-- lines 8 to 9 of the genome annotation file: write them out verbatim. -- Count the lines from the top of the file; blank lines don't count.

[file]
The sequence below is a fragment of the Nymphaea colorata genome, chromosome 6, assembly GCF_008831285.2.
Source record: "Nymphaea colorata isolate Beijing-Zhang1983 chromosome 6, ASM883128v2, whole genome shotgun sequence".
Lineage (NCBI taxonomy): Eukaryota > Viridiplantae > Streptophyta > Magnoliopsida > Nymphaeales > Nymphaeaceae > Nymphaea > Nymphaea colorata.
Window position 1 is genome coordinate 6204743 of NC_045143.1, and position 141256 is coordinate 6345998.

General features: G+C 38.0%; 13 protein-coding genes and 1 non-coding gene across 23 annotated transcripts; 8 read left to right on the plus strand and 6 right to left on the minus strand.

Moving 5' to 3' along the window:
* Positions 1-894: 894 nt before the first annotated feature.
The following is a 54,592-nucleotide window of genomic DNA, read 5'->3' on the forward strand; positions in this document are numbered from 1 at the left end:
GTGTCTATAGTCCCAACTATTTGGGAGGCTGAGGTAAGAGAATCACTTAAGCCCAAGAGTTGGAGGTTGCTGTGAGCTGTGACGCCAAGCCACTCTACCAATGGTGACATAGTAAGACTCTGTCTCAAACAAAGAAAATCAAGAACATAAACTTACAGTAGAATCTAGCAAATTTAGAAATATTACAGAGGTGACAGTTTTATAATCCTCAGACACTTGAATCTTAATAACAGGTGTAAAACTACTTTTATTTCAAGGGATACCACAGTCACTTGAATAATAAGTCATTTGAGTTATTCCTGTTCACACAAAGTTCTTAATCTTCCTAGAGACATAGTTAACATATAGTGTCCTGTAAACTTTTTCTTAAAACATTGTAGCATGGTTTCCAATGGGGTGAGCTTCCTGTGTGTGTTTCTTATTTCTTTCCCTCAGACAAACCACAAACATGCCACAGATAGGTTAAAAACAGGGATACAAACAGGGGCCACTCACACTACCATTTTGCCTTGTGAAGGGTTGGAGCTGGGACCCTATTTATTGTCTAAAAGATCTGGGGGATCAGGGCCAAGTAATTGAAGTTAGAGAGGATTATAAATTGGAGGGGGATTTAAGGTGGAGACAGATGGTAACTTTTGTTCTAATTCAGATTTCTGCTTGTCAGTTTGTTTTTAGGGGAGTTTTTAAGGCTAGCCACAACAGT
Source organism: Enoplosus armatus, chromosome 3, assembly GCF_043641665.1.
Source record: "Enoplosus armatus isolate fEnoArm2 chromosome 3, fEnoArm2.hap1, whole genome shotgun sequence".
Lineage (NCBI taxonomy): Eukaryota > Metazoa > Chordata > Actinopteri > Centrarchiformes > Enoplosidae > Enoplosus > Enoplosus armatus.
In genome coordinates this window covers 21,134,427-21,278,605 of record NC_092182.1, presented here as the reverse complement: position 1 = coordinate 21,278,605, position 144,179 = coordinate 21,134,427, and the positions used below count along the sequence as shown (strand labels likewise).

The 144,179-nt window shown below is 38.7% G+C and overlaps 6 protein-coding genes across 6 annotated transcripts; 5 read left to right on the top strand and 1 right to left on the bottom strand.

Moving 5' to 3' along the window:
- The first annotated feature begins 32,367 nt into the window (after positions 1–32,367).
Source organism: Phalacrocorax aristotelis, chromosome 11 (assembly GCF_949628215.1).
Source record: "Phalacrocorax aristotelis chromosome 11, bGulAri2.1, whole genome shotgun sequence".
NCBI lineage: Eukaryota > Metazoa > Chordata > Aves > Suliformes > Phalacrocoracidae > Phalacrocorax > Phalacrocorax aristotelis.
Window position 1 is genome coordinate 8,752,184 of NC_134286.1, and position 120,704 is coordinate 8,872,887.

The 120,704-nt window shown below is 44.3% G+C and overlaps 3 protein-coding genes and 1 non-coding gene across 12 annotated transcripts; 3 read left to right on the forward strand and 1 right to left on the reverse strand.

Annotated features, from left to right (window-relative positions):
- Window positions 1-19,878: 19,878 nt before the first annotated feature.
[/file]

The following is a 54,592-nucleotide window of genomic DNA, read 5'->3' on the forward strand; positions in this document are numbered from 1 at the left end:
GTGTCTATAGTCCCAACTATTTGGGAGGCTGAGGTAAGAGAATCACTTAAGCCCAAGAGTTGGAGGTTGCTGTGAGCTGTGACGCCAAGCCACTCTACCAATGGTGACATAGTAAGACTCTGTCTCAAACAAAGAAAATCAAGAACATAAACTTACAGTAGAATCTAGCAAATTTAGAAATATTACAGAGGTGACAGTTTTATAATCCTCAGACACTTGAATCTTAATAACAGGTGTAAAACTACTTTTATTTCAAGGGATACCACAGTCACTTGAATAATAAGTCATTTGAGTTATTCCTGTTCACACAAAGTTCTTAATCTTCCTAGAGACATAGTTAACATATAGTGTCCTGTAAACTTTTTCTTAAAACATTGTAGCATGGTTTCCAATGGGGTGAGCTTCCTGTGTGTGTTTCTTATTTCTTTCCCTCAGACAAACCACAAACATGCCACAGATAGGTTAAAAACAGGGATACAAACAGGGGCCACTCACACTACCATTTTGCCTTGTGAAGGGTTGGAGCTGGGACCCTATTTATTGTCTAAAAGATCTGGGGGATCAGGGCCAAGTAATTGAAGTTAGAGAGGATTATAAATTGGAGGGGGATTTAAGGTGGAGACAGATGGTAACTTTTGTTCTAATTCAGATTTCTGCTTGTCAGTTTGTTTTTAGGGGAGTTTTTAAGGCTAGCCACAACAGT